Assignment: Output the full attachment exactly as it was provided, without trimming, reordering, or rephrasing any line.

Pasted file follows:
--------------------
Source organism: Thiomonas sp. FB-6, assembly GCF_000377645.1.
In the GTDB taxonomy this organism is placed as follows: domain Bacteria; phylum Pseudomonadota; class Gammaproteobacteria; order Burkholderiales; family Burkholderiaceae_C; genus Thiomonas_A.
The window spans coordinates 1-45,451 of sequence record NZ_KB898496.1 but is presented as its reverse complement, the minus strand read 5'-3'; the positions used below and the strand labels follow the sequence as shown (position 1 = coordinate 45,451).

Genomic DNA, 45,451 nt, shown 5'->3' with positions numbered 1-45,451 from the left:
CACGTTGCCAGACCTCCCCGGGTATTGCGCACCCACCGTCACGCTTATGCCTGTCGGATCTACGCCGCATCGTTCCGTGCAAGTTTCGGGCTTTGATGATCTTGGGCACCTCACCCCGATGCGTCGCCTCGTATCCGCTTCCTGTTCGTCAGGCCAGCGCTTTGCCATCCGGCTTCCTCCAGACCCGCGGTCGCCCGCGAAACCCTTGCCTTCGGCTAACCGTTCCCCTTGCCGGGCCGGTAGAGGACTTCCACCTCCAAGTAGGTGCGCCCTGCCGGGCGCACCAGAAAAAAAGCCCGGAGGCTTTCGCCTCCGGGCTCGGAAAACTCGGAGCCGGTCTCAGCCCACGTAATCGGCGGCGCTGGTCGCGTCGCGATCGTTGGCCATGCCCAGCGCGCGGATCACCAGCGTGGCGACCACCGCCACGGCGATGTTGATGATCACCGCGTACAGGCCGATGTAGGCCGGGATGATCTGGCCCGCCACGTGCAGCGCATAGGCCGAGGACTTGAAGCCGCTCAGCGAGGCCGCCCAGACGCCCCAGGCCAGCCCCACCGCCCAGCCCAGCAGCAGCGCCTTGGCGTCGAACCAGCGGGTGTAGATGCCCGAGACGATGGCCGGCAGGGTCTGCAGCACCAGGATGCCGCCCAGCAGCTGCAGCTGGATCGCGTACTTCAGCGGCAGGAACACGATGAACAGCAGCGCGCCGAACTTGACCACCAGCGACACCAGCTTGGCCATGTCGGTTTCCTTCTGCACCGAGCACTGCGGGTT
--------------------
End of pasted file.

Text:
Source organism: Thiomonas sp. FB-6, assembly GCF_000377645.1.
In the GTDB taxonomy this organism is placed as follows: domain Bacteria; phylum Pseudomonadota; class Gammaproteobacteria; order Burkholderiales; family Burkholderiaceae_C; genus Thiomonas_A.
The window spans coordinates 1-45,451 of sequence record NZ_KB898496.1 but is presented as its reverse complement, the minus strand read 5'-3'; the positions used below and the strand labels follow the sequence as shown (position 1 = coordinate 45,451).

Genomic DNA, 45,451 nt, shown 5'->3' with positions numbered 1-45,451 from the left:
CACGTTGCCAGACCTCCCCGGGTATTGCGCACCCACCGTCACGCTTATGCCTGTCGGATCTACGCCGCATCGTTCCGTGCAAGTTTCGGGCTTTGATGATCTTGGGCACCTCACCCCGATGCGTCGCCTCGTATCCGCTTCCTGTTCGTCAGGCCAGCGCTTTGCCATCCGGCTTCCTCCAGACCCGCGGTCGCCCGCGAAACCCTTGCCTTCGGCTAACCGTTCCCCTTGCCGGGCCGGTAGAGGACTTCCACCTCCAAGTAGGTGCGCCCTGCCGGGCGCACCAGAAAAAAAGCCCGGAGGCTTTCGCCTCCGGGCTCGGAAAACTCGGAGCCGGTCTCAGCCCACGTAATCGGCGGCGCTGGTCGCGTCGCGATCGTTGGCCATGCCCAGCGCGCGGATCACCAGCGTGGCGACCACCGCCACGGCGATGTTGATGATCACCGCGTACAGGCCGATGTAGGCCGGGATGATCTGGCCCGCCACGTGCAGCGCATAGGCCGAGGACTTGAAGCCGCTCAGCGAGGCCGCCCAGACGCCCCAGGCCAGCCCCACCGCCCAGCCCAGCAGCAGCGCCTTGGCGTCGAACCAGCGGGTGTAGATGCCCGAGACGATGGCCGGCAGGGTCTGCAGCACCAGGATGCCGCCCAGCAGCTGCAGCTGGATCGCGTACTTCAGCGGCAGGAACACGATGAACAGCAGCGCGCCGAACTTGACCACCAGCGACACCAGCTTGGCCATGTCGGTTTCCTTCTGCACCGAGCACTGCGGGTT